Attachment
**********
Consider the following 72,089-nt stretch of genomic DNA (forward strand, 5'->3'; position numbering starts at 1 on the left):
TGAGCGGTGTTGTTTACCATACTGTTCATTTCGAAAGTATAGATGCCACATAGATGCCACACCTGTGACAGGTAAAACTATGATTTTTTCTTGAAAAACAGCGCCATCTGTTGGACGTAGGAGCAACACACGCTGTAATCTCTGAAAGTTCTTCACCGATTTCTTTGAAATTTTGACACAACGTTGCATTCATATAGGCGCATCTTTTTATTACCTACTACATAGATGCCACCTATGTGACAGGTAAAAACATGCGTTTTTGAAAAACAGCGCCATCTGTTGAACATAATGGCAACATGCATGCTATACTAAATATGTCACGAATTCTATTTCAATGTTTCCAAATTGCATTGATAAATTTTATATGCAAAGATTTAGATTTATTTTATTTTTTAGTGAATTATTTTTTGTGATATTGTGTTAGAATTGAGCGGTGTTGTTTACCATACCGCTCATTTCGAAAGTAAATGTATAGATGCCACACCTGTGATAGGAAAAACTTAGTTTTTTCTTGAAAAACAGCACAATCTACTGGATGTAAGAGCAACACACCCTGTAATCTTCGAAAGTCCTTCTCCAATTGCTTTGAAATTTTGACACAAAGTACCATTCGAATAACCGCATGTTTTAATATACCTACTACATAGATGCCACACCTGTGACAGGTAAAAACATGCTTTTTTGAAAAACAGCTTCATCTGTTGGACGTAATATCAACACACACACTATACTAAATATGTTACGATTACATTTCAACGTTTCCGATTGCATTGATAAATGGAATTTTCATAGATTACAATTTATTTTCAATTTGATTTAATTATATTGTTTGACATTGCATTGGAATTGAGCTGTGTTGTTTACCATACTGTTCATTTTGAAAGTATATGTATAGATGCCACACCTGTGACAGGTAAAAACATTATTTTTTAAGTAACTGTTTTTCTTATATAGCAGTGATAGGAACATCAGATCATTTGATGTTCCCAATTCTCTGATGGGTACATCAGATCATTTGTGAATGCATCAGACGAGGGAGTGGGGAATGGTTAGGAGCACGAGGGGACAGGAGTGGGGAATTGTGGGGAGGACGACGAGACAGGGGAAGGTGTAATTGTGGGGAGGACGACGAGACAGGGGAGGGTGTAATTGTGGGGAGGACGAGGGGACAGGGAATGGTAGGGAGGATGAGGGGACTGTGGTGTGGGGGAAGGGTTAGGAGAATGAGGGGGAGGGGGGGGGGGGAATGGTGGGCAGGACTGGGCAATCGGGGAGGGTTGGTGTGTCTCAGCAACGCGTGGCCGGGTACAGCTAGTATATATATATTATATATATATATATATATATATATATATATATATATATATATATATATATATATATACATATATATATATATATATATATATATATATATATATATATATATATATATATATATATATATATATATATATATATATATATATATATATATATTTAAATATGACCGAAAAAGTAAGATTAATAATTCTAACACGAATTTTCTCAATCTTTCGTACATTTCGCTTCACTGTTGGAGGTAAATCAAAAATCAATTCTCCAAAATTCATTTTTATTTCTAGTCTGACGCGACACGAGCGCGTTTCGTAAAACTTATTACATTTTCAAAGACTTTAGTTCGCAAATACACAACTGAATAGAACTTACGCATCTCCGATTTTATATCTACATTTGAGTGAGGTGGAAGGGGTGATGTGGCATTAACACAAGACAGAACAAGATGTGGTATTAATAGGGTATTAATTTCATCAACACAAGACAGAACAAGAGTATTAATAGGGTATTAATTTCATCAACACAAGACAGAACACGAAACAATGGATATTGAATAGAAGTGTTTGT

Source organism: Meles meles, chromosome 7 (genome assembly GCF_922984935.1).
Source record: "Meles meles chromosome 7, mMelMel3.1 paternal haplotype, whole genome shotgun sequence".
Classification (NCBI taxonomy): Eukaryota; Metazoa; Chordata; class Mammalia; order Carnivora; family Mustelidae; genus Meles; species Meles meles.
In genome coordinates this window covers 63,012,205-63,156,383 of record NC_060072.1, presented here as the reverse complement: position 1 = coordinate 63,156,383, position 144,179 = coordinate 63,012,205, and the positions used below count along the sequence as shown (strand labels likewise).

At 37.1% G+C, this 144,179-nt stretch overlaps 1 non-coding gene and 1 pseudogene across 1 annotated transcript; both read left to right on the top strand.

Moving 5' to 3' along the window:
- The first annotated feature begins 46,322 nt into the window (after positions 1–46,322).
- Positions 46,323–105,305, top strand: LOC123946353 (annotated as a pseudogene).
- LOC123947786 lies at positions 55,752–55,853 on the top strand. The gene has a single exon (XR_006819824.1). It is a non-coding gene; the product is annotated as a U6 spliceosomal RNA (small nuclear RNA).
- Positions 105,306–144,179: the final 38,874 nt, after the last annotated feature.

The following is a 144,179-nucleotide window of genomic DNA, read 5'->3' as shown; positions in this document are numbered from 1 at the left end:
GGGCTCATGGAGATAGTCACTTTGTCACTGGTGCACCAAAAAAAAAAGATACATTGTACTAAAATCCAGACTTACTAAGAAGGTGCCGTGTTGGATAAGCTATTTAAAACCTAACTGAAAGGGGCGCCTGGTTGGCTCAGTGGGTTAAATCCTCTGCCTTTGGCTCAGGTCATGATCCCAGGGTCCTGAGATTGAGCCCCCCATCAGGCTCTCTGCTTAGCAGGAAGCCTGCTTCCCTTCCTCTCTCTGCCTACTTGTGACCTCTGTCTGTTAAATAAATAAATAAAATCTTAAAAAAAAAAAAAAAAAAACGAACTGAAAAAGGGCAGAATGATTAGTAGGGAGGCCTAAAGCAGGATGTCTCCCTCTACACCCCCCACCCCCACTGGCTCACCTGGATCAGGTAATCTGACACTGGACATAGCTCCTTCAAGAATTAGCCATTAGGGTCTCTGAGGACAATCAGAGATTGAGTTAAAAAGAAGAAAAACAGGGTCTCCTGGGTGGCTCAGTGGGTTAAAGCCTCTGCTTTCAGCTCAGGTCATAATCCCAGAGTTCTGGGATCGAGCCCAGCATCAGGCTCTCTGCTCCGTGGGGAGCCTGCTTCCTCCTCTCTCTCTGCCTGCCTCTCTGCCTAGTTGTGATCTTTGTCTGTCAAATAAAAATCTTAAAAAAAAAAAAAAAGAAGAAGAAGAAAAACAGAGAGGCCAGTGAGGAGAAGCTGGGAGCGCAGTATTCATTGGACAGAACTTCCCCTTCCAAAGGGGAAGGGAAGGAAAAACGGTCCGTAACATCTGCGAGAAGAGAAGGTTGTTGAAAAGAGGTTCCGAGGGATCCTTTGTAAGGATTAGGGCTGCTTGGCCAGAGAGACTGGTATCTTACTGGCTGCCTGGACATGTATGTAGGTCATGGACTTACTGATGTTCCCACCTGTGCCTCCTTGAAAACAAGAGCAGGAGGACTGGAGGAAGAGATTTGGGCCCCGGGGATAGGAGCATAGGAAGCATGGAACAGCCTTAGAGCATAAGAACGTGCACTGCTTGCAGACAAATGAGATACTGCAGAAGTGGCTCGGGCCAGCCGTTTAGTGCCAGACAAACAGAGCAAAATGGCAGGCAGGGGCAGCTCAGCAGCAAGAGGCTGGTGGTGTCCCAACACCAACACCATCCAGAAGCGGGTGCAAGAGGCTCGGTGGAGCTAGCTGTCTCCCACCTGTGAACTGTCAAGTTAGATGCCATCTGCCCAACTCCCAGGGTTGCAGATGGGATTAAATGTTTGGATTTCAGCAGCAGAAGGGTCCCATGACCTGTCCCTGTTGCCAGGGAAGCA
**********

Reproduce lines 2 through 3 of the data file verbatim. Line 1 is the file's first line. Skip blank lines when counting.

TGAGCGGTGTTGTTTACCATACTGTTCATTTCGAAAGTATAGATGCCACATAGATGCCACACCTGTGACAGGTAAAACTATGATTTTTTCTTGAAAAACAGCGCCATCTGTTGGACGTAGGAGCAACACACGCTGTAATCTCTGAAAGTTCTTCACCGATTTCTTTGAAATTTTGACACAACGTTGCATTCATATAGGCGCATCTTTTTATTACCTACTACATAGATGCCACCTATGTGACAGGTAAAAACATGCGTTTTTGAAAAACAGCGCCATCTGTTGAACATAATGGCAACATGCATGCTATACTAAATATGTCACGAATTCTATTTCAATGTTTCCAAATTGCATTGATAAATTTTATATGCAAAGATTTAGATTTATTTTATTTTTTAGTGAATTATTTTTTGTGATATTGTGTTAGAATTGAGCGGTGTTGTTTACCATACCGCTCATTTCGAAAGTAAATGTATAGATGCCACACCTGTGATAGGAAAAACTTAGTTTTTTCTTGAAAAACAGCACAATCTACTGGATGTAAGAGCAACACACCCTGTAATCTTCGAAAGTCCTTCTCCAATTGCTTTGAAATTTTGACACAAAGTACCATTCGAATAACCGCATGTTTTAATATACCTACTACATAGATGCCACACCTGTGACAGGTAAAAACATGCTTTTTTGAAAAACAGCTTCATCTGTTGGACGTAATATCAACACACACACTATACTAAATATGTTACGATTACATTTCAACGTTTCCGATTGCATTGATAAATGGAATTTTCATAGATTACAATTTATTTTCAATTTGATTTAATTATATTGTTTGACATTGCATTGGAATTGAGCTGTGTTGTTTACCATACTGTTCATTTTGAAAGTATATGTATAGATGCCACACCTGTGACAGGTAAAAACATTATTTTTTAAGTAACTGTTTTTCTTATATAGCAGTGATAGGAACATCAGATCATTTGATGTTCCCAATTCTCTGATGGGTACATCAGATCATTTGTGAATGCATCAGACGAGGGAGTGGGGAATGGTTAGGAGCACGAGGGGACAGGAGTGGGGAATTGTGGGGAGGACGACGAGACAGGGGAAGGTGTAATTGTGGGGAGGACGACGAGACAGGGGAGGGTGTAATTGTGGGGAGGACGAGGGGACAGGGAATGGTAGGGAGGATGAGGGGACTGTGGTGTGGGGGAAGGGTTAGGAGAATGAGGGGGAGGGGGGGGGGGGAATGGTGGGCAGGACTGGGCAATCGGGGAGGGTTGGTGTGTCTCAGCAACGCGTGGCCGGGTACAGCTAGTATATATATATTATATATATATATATATATATATATATATATATATATATATATATATATATATATATACATATATATATATATATATATATATATATATATATATATATATATATATATATATATATATATATATATATATATATATATATATATATATATATTTAAATATGACCGAAAAAGTAAGATTAATAATTCTAACACGAATTTTCTCAATCTTTCGTACATTTCGCTTCACTGTTGGAGGTAAATCAAAAATCAATTCTCCAAAATTCATTTTTATTTCTAGTCTGACGCGACACGAGCGCGTTTCGTAAAACTTATTACATTTTCAAAGACTTTAGTTCGCAAATACACAACTGAATAGAACTTACGCATCTCCGATTTTATATCTACATTTGAGTGAGGTGGAAGGGGTGATGTGGCATTAACACAAGACAGAACAAGATGTGGTATTAATAGGGTATTAATTTCATCAACACAAGACAGAACAAGAGTATTAATAGGGTATTAATTTCATCAACACAAGACAGAACACGAAACAATGGATATTGAATAGAAGTGTTTGT

Source organism: Meles meles, chromosome 7 (genome assembly GCF_922984935.1).